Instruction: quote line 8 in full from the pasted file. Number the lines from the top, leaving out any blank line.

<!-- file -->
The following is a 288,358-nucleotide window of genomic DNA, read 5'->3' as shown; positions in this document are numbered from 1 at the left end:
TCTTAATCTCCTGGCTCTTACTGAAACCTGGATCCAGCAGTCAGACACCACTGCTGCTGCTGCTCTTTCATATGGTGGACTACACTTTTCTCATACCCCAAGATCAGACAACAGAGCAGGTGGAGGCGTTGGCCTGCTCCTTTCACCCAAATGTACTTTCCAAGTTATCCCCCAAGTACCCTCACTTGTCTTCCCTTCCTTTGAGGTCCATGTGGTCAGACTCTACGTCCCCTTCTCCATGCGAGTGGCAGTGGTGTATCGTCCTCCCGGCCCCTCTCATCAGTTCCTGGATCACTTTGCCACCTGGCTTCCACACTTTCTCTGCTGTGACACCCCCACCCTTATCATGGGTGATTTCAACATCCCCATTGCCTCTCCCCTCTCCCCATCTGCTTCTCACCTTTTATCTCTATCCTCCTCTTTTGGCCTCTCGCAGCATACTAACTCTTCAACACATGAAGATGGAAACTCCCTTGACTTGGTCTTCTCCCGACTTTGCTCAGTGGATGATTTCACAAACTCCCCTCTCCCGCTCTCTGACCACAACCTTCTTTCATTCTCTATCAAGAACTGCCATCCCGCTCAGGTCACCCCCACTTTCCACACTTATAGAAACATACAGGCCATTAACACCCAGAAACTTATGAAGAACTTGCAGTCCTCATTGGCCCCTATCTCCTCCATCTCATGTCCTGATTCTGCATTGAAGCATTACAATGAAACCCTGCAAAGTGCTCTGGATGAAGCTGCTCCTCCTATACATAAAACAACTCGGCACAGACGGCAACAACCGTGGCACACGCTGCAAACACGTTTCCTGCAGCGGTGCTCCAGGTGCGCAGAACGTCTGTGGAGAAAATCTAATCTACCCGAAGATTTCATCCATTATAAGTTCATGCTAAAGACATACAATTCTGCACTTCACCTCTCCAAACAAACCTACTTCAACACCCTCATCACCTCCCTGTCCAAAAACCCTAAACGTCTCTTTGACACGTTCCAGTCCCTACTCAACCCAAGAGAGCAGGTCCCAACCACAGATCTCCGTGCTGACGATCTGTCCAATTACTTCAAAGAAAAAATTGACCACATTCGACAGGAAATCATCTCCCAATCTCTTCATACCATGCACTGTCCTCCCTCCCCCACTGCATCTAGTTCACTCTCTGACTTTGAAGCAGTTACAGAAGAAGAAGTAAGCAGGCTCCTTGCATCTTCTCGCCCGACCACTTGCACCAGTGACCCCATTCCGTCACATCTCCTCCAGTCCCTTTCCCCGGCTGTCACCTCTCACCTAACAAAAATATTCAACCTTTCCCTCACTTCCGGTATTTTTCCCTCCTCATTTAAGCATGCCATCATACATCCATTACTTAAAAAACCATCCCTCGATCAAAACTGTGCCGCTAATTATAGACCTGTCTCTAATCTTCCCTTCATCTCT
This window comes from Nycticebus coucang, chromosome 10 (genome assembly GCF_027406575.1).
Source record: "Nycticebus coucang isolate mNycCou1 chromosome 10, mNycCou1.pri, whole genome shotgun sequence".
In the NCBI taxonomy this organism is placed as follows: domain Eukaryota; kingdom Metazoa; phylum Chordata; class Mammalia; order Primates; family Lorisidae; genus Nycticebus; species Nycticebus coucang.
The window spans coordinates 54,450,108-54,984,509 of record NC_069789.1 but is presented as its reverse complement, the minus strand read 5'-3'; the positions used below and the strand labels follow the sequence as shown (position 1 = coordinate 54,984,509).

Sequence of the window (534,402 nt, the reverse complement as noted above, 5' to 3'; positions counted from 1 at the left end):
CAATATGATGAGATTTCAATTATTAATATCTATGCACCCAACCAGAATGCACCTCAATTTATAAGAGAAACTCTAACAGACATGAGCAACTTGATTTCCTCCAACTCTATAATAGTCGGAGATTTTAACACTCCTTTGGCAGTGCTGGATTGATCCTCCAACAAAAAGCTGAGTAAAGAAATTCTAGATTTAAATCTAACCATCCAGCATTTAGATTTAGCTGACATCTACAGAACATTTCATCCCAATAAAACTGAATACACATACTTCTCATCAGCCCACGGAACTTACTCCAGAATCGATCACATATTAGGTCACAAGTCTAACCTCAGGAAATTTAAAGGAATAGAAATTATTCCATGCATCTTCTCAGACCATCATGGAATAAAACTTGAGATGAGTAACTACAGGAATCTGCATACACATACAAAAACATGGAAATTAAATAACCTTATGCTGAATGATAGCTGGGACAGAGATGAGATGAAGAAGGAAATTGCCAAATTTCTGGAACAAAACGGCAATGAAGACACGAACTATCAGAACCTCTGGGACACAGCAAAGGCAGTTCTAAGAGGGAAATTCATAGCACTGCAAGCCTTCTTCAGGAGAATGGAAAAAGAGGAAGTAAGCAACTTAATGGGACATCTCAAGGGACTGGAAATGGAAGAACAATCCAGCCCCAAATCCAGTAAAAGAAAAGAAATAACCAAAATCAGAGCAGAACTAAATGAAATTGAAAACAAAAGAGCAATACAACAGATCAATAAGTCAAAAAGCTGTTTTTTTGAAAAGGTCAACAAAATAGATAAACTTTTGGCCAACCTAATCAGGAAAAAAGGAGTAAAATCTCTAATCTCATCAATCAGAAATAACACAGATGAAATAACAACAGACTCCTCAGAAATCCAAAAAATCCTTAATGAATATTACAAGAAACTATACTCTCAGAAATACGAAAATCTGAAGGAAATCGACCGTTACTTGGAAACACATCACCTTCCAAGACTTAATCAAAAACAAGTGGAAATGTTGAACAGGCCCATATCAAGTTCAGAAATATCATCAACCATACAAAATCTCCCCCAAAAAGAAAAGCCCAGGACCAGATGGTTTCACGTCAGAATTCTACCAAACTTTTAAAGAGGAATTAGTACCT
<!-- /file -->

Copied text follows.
CAATATGATGAGATTTCAATTATTAATATCTATGCACCCAACCAGAATGCACCTCAATTTATAAGAGAAACTCTAACAGACATGAGCAACTTGATTTCCTCCAACTCTATAATAGTCGGAGATTTTAACACTCCTTTGGCAGTGCTGGATTGATCCTCCAACAAAAAGCTGAGTAAAGAAATTCTAGATTTAAATCTAACCATCCAGCATTTAGATTTAGCTGACATCTACAGAACATTTCATCCCAATAAAACTGAATACACATACTTCTCATCAGCCCACGGAACTTACTCCAGAATCGATCACATATTAGGTCACAAGTCTAACCTCAGGAAATTTAAAGGAATAGAAATTATTCCATGCATCTTCTCAGACCATCATGGAATAAAACTTGAGATGAGTAACTACAGGAATCTGCATACACATACAAAAACATGGAAATTAAATAACCTTATGCTGAATGATAGCTGGGACAGAGATGAGATGAAGAAGGAAATTGCCAAATTTCTGGAACAAAACGGCAATGAAGACACGAACTATCAGAACCTCTGGGACACAGCAAAGGCAGTTCTAAGAGGGAAATTCATAGCACTGCAAGCCTTCTTCAGGAGAATGGAAAAAGAGGAAGTAAGCAACTTAATGGGACATCTCAAGGGACTGGAAATGGAAGAACAATCCAGCCCCAAATCCAGTAAAAGAAAAGAAATAACCAAAATCAGAGCAGAACTAAATGAAATTGAAAACAAAAGAGCAATACAACAGATCAATAAGTCAAAAAGCTGTTTTTTTGAAAAGGTCAACAAAATAGATAAACTTTTGGCCAACCTAATCAGGAAAAAAGGAGTAAAATCTCTAATCTCATCAATCAGAAATAACACAGATGAAATAACAACAGACTCCTCAGAAATCCAAAAAATCCTTAATGAATATTACAAGAAACTATACTCTCAGAAATACGAAAATCTGAAGGAAATCGACCGTTACTTGGAAACACATCACCTTCCAAGACTTAATCAAAAACAAGTGGAAATGTTGAACAGGCCCATATCAAGTTCAGAAATATCATCAACCATACAAAATCTCCCCCAAAAAGAAAAGCCCAGGACCAGATGGTTTCACGTCAGAATTCTACCAAACTTTTAAAGAGGAATTAGTACCT